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Greg
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Re: Emergency Fund

Post by Greg » Sat Jan 19, 2013 1:12 pm

I've never nor do I intend to do this but you could always get a loan from your 401k for an emergency and then pay it off by adding more into your 401k later.
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AgAuMoney
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Re: Emergency Fund

Post by AgAuMoney » Sat Jan 19, 2013 6:30 pm

1NV35T0R (Greg) wrote: I've never nor do I intend to do this but you could always get a loan from your 401k for an emergency and then pay it off by adding more into your 401k later.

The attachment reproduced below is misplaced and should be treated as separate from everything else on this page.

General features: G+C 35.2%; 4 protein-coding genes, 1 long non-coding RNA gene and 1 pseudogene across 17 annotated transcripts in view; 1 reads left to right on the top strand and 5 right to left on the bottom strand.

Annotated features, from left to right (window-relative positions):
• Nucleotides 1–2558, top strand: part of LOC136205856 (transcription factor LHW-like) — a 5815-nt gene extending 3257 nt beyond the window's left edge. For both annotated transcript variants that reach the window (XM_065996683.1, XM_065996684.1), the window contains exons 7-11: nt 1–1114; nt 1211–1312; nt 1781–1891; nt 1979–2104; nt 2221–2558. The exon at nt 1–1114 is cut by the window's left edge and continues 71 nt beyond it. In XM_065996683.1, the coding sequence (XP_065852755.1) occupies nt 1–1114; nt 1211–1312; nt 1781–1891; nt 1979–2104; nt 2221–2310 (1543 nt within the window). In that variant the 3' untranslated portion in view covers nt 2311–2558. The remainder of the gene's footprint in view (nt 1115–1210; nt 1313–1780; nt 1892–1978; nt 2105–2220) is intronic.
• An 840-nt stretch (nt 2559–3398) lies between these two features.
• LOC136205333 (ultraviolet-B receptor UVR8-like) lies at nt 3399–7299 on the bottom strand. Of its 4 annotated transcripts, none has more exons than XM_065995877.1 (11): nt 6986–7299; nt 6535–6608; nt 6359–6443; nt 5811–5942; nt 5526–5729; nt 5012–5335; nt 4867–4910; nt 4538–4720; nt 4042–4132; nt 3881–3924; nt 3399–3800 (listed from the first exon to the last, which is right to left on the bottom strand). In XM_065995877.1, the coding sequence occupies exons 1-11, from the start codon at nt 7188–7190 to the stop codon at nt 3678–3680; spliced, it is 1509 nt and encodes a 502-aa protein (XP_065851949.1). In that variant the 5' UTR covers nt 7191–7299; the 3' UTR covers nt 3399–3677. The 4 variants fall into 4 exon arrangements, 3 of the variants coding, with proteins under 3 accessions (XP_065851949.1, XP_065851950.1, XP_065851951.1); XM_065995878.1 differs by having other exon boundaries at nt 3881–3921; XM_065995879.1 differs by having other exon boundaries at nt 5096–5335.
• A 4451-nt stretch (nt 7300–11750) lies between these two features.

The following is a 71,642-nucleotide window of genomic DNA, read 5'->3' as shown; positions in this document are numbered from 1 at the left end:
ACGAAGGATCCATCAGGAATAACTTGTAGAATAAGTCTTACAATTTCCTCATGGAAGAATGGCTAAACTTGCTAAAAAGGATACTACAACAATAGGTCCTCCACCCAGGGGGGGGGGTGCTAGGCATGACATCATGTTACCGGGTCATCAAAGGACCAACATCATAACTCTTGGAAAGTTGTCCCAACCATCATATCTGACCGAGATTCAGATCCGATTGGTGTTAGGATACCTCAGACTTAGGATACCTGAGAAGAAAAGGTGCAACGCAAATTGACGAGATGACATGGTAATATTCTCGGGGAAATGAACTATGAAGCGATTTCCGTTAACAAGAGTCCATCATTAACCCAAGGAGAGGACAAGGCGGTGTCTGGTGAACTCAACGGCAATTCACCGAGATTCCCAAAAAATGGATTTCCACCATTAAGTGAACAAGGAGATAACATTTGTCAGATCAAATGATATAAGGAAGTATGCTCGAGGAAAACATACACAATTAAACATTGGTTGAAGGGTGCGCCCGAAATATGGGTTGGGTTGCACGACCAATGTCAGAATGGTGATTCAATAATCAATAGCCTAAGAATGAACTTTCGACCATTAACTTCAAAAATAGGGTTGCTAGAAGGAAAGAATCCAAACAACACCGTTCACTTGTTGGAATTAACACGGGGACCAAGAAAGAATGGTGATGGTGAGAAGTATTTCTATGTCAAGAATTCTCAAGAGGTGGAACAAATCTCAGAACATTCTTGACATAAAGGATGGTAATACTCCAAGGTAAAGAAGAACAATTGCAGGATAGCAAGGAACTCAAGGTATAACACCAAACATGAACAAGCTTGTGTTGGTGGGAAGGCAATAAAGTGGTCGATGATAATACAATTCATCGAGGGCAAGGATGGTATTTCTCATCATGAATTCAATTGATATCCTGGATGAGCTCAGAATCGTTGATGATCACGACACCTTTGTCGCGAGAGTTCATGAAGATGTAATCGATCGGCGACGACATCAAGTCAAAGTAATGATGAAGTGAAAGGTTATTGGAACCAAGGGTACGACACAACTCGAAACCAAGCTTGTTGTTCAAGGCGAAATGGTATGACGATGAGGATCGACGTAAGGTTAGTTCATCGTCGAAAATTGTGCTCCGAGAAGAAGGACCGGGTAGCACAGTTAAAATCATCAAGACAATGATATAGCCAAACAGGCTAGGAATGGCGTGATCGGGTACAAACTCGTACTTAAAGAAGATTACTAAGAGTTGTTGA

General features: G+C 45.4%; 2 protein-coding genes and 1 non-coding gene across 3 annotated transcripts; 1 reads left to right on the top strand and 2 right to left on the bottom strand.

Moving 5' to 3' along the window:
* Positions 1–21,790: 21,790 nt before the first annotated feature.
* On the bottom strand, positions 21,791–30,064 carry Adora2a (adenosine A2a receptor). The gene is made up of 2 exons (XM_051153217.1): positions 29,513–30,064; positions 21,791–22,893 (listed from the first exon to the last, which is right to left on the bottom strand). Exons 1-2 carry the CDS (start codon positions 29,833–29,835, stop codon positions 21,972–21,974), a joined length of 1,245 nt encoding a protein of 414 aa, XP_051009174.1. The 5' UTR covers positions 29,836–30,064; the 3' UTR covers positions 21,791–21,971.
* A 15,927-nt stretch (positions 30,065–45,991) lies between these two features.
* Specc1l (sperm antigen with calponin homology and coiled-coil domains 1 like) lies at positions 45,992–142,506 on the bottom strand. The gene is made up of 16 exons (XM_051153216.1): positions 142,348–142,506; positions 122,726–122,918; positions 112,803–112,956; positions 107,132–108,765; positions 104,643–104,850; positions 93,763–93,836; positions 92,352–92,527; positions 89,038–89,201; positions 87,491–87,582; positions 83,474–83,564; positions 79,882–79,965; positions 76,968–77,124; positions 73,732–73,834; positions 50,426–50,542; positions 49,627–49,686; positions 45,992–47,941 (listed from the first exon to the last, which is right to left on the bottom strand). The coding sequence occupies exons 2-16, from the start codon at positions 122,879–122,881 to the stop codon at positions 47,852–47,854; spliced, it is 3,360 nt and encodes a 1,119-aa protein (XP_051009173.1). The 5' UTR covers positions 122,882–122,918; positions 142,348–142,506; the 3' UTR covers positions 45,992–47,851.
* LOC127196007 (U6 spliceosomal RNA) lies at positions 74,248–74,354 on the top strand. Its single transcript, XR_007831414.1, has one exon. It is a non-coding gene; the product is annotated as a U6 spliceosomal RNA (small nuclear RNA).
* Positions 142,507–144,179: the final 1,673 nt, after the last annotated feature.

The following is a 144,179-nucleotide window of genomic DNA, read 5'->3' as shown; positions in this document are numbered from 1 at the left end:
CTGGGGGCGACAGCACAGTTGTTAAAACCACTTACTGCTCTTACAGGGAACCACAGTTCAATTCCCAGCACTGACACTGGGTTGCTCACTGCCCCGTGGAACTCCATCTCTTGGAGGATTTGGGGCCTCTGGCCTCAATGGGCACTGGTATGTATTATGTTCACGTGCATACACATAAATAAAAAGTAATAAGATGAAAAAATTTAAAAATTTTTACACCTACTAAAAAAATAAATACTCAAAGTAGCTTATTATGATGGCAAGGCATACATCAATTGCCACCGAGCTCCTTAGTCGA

I believe federal law requires you to pay it off in at least monthly installments, with interest.  Usually while employed it is via payroll deduction.  Make sure your cash flow can support those payments.

I believe the interest paid is always credited to your account, so taking a 401(k) loan is analogous to your 401(k) buying a bond.  If you don't pay it back, it is like a default and your 401(k) is out the money.  You may be able to increase your regular contribution to make it up.  But if you could afford to do that, why didn't you pay back the loan?

Two things to watch out for:  fees (at start, annual, and per payment); and payment terms should you lose your job (commonly the entire outstanding balance is required to be paid immediately, but some company plans allow making the same monthly payment until the loan is paid, sometimes adding additional fees).